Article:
Festo's Cyberkite

Festo, the German industrial automation company, is showing off its autonomous kite

1 min read

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I've long been a fan of Festo's Bionic Learning Network with their impressive list of projects ranging from flying penguins to bionic grippers. Now the German industrial control and automation company has just released a video of an autonomous kite, intended to showcase Festo's mechatronic actuators and display the Festo logo in the skies. The project was conducted in cooperation with German company aeroix based in Berlin, which already helped Festo develop its insulated hot air balloon (video).

The design of the bionic wing is based on Festo's Stingray project. It combines a wing with a large volume to hold an aerostatic lifting gas with a good lift-to-drag ratio and high rigidity, which allows the wing to maintain its position even in the absence of wind.

The entire system is engineered to autonomously and intelligently cope with strong and turbulent wind conditions. For example, the servomotors used to control the kite periodically switch to generator mode to recover energy from the steering motion and any excess energy from the compliant guy-ropes is also redirected to batteries.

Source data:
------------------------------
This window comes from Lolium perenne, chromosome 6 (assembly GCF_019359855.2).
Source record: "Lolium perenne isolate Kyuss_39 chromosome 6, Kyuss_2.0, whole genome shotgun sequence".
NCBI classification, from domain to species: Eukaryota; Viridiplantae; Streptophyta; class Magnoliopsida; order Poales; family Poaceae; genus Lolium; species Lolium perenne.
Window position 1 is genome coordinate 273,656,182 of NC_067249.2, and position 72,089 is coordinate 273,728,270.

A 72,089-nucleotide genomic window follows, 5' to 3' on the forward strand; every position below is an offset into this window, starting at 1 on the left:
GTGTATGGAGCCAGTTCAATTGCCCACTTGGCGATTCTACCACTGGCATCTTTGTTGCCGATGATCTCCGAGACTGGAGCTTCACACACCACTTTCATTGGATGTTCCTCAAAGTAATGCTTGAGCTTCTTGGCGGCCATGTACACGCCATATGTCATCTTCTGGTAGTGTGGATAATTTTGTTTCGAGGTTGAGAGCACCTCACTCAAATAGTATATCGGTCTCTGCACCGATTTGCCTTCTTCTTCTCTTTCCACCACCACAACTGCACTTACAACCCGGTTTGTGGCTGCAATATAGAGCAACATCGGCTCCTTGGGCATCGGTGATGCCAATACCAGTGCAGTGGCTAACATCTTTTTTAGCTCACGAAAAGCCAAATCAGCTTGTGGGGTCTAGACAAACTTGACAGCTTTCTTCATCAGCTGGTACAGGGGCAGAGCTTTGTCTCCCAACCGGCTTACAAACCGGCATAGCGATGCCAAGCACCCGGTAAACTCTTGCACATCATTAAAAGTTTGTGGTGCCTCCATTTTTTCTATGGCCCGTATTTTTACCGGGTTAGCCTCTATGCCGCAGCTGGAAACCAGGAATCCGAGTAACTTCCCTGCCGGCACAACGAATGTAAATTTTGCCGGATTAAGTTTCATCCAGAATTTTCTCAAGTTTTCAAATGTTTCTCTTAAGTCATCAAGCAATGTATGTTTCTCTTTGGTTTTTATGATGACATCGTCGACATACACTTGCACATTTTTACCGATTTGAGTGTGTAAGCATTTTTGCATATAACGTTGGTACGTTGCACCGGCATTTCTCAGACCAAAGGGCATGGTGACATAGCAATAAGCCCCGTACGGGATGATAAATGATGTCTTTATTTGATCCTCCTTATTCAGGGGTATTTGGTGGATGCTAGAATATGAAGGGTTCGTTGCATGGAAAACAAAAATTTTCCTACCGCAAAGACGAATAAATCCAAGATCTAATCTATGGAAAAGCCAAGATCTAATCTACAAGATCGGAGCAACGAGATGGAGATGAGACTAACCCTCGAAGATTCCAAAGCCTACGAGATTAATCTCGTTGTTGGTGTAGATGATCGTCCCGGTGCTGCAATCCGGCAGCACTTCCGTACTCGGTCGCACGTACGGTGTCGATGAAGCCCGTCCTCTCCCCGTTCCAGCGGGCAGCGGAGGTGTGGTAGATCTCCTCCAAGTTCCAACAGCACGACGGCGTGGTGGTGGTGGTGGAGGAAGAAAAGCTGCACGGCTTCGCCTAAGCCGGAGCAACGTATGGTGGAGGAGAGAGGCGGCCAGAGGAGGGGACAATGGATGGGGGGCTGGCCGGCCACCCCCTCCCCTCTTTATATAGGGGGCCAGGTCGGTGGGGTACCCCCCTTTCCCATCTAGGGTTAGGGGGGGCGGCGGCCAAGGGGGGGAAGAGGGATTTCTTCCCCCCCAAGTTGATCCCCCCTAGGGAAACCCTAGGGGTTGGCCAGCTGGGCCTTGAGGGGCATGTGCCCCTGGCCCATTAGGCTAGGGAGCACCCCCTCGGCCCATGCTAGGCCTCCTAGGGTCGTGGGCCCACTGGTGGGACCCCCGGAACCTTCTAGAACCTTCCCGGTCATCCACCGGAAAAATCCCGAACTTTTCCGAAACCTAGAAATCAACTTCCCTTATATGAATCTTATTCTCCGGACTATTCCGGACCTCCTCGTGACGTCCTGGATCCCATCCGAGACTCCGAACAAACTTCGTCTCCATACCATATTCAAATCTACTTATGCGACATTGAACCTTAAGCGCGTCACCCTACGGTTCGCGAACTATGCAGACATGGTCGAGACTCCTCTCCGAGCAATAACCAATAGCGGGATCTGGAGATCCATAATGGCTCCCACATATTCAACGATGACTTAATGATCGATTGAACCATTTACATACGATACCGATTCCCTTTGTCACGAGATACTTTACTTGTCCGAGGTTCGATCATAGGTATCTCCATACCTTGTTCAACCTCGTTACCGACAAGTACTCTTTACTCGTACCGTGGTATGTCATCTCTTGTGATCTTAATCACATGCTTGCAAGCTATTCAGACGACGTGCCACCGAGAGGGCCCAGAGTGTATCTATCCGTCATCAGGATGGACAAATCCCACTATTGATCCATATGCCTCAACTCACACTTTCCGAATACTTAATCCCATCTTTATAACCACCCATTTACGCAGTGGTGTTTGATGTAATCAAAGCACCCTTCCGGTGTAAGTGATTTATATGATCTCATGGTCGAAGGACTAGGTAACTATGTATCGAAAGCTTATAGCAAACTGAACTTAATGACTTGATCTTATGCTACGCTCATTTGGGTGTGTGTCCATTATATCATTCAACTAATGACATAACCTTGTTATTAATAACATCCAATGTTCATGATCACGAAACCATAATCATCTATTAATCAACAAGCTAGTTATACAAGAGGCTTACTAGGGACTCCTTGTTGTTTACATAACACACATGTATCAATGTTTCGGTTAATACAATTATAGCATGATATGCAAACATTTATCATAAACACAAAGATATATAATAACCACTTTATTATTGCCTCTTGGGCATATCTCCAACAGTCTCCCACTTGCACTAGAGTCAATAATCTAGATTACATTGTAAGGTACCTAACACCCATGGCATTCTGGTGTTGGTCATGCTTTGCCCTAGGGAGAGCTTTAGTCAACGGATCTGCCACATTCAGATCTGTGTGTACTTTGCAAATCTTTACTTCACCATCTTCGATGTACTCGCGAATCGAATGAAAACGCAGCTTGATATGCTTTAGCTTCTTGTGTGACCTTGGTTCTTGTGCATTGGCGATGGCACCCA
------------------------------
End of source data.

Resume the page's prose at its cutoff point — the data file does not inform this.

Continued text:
For more detailed information on the kite, including another great video and a photo slideshow, have a look at the aeroix website (in German). If you have not already done so, make sure to also check out Festo's robot penguins or listen to a recent Robots interview with Markus Fischer, the head of the Bionic Learning Network (full disclosure: I'm part of the Robots Podcast team).

The Conversation (0)

How Robots Can Help Us Act and Feel Younger

Toyota’s Gill Pratt on enhancing independence in old age

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An illustration of a woman making a salad with robotic arms around her holding vegetables and other salad ingredients.
Dan Page
Blue

By 2050, the global population aged 65 or more will be nearly double what it is today. The number of people over the age of 80 will triple, approaching half a billion. Supporting an aging population is a worldwide concern, but this demographic shift is especially pronounced in Japan, where more than a third of Japanese will be 65 or older by midcentury.

Toyota Research Institute (TRI), which was established by Toyota Motor Corp. in 2015 to explore autonomous cars, robotics, and “human amplification technologies,” has also been focusing a significant portion of its research on ways to help older people maintain their health, happiness, and independence as long as possible. While an important goal in itself, improving self-sufficiency for the elderly also reduces the amount of support they need from society more broadly. And without technological help, sustaining this population in an effective and dignified manner will grow increasingly difficult—first in Japan, but globally soon after.

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